Analyzing First Generation Quantum Key Distribution Protocols in Low Earth Orbit Satellite Networks

Andras KissLaszlo Bacsardi

University of West Hungary

Our aim is to analyze the quantum-based space communication in optical satellite communication. The quantum communication is based on the laws of quantum mechanics, and utilizes different quantum-based algorithms and protocols. Comparing with classical algorithms, which are used in classical computation, the advantages of quantum algorithms are the quickness, the factorization and encryption. The base unit of the quantum computing is the quantum bit (qubit), which can be represented by different polarization states of a photon. The state of a classical bit can be represented by only one of the 0 and 1 values, but the qubit can be an in arbitrary superposition of 0 and 1.

There are two groups of the currently used quantum key distribution (QKD) solutions. The first generation protocols use singe-photon sources, while coherent laser is used and the wave properties of light is exploited in the second generation protocols. This first approach is named as Discrete Variable QKD (DV-QKD), the second one is named as Continuous Variable QKD (CV-QKD).

The quantum-based satellite communications offers revolutionary solutions for the near future. A complex, satellite-based network could enable a global quantum key exchange service. Due to the nature of quantum-based protocols, the noise of the channels need to be estimated since the errors introduced by an eavesdropper could be masked by the natural noise of the channel. With our model based on the behavior of single-photon sources, we are able to analyze the effects of losses originated from beam spreading and pointing error on the first generation QKD protocols.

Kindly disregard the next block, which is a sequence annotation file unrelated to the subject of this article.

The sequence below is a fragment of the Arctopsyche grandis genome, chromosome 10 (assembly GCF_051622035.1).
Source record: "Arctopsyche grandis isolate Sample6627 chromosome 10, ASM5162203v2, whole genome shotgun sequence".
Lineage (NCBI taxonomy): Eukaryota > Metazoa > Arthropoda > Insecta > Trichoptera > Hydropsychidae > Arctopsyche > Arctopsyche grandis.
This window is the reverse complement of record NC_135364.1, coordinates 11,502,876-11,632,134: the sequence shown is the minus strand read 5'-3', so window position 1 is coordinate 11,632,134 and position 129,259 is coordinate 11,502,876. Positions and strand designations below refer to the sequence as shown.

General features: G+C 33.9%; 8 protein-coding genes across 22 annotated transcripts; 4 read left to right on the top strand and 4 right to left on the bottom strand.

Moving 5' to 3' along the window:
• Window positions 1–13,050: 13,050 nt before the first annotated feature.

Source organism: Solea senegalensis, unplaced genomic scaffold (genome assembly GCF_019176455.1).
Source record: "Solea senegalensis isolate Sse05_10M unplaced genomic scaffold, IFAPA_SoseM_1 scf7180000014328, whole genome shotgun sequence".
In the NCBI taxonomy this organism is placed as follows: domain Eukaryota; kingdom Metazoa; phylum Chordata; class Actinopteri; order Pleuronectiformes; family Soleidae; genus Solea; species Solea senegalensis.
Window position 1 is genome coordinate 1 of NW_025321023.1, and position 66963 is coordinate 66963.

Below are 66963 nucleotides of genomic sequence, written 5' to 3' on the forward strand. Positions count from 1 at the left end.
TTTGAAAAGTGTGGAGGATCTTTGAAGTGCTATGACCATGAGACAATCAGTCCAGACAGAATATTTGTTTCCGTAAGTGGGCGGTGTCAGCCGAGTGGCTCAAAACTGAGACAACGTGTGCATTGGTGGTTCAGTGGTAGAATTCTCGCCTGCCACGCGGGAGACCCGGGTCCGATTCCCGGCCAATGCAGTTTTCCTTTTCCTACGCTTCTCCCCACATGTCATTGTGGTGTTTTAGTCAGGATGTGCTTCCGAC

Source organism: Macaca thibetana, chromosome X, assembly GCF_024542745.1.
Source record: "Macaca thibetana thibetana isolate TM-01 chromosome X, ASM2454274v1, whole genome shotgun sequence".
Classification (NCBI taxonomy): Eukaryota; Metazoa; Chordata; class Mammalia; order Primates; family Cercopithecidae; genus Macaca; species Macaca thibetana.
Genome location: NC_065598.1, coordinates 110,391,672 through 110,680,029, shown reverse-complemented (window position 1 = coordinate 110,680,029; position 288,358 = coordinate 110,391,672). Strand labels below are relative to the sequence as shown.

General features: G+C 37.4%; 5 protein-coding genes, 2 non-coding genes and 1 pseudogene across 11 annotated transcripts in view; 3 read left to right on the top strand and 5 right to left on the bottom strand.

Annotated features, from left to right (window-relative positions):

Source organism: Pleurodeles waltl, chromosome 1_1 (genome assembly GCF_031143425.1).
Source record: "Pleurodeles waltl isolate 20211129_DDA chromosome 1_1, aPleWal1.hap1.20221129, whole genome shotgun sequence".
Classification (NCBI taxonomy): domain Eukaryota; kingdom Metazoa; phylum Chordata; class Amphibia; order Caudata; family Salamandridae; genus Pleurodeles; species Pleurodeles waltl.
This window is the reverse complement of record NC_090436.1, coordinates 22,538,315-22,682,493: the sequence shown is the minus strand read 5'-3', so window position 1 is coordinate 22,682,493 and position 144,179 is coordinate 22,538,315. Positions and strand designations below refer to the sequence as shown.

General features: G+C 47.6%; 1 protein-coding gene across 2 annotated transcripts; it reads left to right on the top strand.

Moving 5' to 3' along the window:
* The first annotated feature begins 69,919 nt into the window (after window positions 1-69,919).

In our research, we dealt with different types of channels, including Earth-satellite, satellite-satellite and satellite-Earth channels and analyzed different types of QKD protocols, e.g., BB84, B92, S09. After the evaluation of the communication channels, a simulation platform was developed which handles different ground stations on the Earth, satellites on different orbits, and communication channels with different kind of transmission errors. We analyzed and evaluated the performance characteristics of such satellite network.

The research was supported by the Hungarian Scientific Research Fund – OTKA PD-112529.

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